Owned by Roscommon brothers Aonghus and Tomas Leydon, Guinness is run day in and day out by Tomas and his wife Iwona. It’s really quite perfect, rich like everything else. Its reputation stretches not just across London but across the Irish Sea, where it’s been dubbed London’s finest pint of the black stuff by the local press (although pole position is sometimes given to the Coach & Horses below). Accordingly, everyone from Shane McGowan to Brendan Gleeson has dropped by, although there are countless tales of Irishmen in town heading out to test the stuff against their exacting standards. At the moment it looks like they’re sticking to table service, so expect hands to go up every 20 minutes or so for the next round of lust. There’s still a round here.

105 Stoke Newington Church Street, N16 0UD,

trainers and horses

    (Ewan Munro/Creative Commons)

(Ewan Munro/Creative Commons)

Though you’ll hear an American accent or two barked in the one-room bar, this pious old-fashioned drunkard, despite being on the eastern estuary to Covent Garden, has managed to avoid a life of tourist hell. Guinness lovers will be drawn to the bragging signs outside bragging about being the best Guinness in London according to the Irish Post. Inside, the walls are a motley heap of old newspaper clippings and pictures, and old-fashioned mirrors, while the staff are friendly, chatty to their regulars, and service is quick. it serves as a reminder of why Freehouses can be so good. Pints ​​here really are something special – they’re really gorgeous and completely understated; The team strives to give it time to rest before topping it up for the right head of foam. A must.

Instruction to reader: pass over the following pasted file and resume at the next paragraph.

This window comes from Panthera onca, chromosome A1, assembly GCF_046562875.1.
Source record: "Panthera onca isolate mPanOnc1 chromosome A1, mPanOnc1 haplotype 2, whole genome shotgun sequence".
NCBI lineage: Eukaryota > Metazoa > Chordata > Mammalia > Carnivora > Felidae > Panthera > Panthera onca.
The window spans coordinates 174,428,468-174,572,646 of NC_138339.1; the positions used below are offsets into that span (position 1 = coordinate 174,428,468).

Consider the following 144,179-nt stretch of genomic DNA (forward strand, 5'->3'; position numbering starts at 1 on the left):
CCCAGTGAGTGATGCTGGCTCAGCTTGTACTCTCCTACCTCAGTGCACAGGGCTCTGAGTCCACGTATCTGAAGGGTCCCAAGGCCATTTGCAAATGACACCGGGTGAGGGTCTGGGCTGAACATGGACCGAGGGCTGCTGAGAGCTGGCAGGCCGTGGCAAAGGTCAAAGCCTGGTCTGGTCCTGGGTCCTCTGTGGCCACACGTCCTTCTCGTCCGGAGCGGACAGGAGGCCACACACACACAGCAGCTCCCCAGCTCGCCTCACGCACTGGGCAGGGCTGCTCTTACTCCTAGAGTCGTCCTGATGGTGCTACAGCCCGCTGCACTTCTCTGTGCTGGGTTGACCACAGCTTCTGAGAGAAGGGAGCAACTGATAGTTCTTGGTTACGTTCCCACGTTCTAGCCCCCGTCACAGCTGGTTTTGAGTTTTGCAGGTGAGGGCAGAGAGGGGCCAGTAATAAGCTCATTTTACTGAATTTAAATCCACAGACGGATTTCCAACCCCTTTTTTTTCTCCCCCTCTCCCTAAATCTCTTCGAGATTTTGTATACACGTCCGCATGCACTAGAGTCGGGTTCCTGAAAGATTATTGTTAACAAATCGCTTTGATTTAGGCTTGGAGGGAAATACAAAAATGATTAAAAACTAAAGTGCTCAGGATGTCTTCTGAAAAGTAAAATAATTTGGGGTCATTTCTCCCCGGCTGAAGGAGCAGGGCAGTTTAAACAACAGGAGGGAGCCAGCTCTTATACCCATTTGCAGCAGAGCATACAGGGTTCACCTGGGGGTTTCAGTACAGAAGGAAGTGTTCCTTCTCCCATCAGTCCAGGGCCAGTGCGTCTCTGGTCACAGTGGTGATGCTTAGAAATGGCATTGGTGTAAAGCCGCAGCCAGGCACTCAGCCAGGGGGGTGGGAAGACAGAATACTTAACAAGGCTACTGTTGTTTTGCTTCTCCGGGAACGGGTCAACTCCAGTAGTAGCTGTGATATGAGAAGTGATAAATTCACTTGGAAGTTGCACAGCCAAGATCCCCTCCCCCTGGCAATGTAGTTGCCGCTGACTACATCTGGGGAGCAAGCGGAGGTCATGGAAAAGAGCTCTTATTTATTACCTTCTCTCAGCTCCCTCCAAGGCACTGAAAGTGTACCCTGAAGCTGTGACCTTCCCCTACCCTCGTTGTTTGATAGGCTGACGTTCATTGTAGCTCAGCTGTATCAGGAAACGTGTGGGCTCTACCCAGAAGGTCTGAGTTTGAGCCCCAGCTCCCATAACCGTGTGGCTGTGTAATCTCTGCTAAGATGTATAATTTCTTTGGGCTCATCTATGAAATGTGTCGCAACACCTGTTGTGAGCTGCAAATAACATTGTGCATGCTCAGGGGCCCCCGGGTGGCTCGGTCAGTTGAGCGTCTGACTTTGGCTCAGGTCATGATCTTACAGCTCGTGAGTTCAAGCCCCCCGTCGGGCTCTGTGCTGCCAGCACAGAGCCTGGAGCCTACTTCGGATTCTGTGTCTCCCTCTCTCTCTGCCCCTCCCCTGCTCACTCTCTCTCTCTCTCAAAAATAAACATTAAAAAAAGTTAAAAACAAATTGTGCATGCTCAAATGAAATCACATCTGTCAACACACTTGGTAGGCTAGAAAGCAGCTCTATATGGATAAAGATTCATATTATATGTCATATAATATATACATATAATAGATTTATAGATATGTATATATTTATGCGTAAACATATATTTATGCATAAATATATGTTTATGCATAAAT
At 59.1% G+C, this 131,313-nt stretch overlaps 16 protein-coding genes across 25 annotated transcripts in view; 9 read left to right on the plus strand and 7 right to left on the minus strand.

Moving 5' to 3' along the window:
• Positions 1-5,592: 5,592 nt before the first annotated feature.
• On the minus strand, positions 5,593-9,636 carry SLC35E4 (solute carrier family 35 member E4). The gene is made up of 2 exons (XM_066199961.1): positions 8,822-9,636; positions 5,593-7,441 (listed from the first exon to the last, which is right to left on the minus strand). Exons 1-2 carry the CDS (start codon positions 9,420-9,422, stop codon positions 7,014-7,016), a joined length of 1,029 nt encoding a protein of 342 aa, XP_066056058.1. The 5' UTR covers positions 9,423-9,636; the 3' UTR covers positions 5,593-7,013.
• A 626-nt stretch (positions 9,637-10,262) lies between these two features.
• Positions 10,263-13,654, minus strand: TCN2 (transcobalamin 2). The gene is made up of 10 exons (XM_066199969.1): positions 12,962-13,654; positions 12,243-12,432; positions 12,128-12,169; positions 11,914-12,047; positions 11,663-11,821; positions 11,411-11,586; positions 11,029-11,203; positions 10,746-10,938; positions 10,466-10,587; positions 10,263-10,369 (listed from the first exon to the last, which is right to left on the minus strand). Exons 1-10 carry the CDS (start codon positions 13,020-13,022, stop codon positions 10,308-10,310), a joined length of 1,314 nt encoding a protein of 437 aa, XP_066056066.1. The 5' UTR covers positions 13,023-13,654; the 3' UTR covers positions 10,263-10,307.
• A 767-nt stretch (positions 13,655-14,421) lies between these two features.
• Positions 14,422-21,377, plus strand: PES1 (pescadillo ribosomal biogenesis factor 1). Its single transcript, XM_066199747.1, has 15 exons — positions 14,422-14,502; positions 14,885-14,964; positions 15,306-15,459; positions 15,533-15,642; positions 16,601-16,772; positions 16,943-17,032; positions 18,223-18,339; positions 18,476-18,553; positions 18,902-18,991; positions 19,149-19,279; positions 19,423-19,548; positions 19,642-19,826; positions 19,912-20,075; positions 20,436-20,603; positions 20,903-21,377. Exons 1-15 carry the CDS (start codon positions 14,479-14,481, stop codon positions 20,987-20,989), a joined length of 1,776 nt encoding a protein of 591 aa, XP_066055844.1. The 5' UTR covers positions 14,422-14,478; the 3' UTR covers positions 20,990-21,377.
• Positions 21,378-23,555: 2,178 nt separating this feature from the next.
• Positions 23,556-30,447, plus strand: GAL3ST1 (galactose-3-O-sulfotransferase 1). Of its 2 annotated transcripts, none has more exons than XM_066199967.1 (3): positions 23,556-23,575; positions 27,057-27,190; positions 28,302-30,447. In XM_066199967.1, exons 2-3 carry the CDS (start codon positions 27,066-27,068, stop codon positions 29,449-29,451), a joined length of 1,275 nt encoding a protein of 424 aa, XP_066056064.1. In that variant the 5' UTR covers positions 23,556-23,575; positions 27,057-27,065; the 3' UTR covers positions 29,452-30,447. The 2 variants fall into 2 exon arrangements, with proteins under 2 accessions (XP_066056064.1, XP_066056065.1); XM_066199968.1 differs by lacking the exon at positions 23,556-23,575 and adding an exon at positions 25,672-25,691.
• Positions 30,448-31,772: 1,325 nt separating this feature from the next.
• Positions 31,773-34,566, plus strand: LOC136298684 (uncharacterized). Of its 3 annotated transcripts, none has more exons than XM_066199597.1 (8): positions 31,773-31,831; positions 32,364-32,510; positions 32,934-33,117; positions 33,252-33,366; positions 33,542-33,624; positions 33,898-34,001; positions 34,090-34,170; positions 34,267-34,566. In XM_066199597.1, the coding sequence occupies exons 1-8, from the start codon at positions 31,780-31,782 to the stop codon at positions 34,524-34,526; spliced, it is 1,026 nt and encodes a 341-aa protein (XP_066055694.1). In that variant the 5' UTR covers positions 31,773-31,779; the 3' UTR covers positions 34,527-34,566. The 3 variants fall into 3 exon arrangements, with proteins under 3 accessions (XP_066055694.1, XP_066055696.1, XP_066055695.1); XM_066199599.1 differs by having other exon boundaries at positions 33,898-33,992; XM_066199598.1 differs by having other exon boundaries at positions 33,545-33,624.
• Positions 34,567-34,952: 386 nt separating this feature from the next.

42 Wellington Street, WC2E 7BD, @coachandhorses_coventgarden

The Guinea Grill

Guinea is a distinctly English place and so perhaps appears as an anomaly on this list. Still, the legacy of former Irish landowner Oisin Rogers remains strong, and there are few better places for a pint of Dublin’s most celebrated export. Though he’s since moved on to other projects, Rogers is among those rare people who can adequately explain why the 119.5-second pourtime is more than a publicity bluff, and pass that knowledge on: His former team – many who are in Guinea stay – are particularly good at casting (pay special attention to Tony). The pub churns out around 2,700 pints of the stuff every week, which was partly bolstered by the Guinness Guru’s rating of the venue as the best Guinness in central London.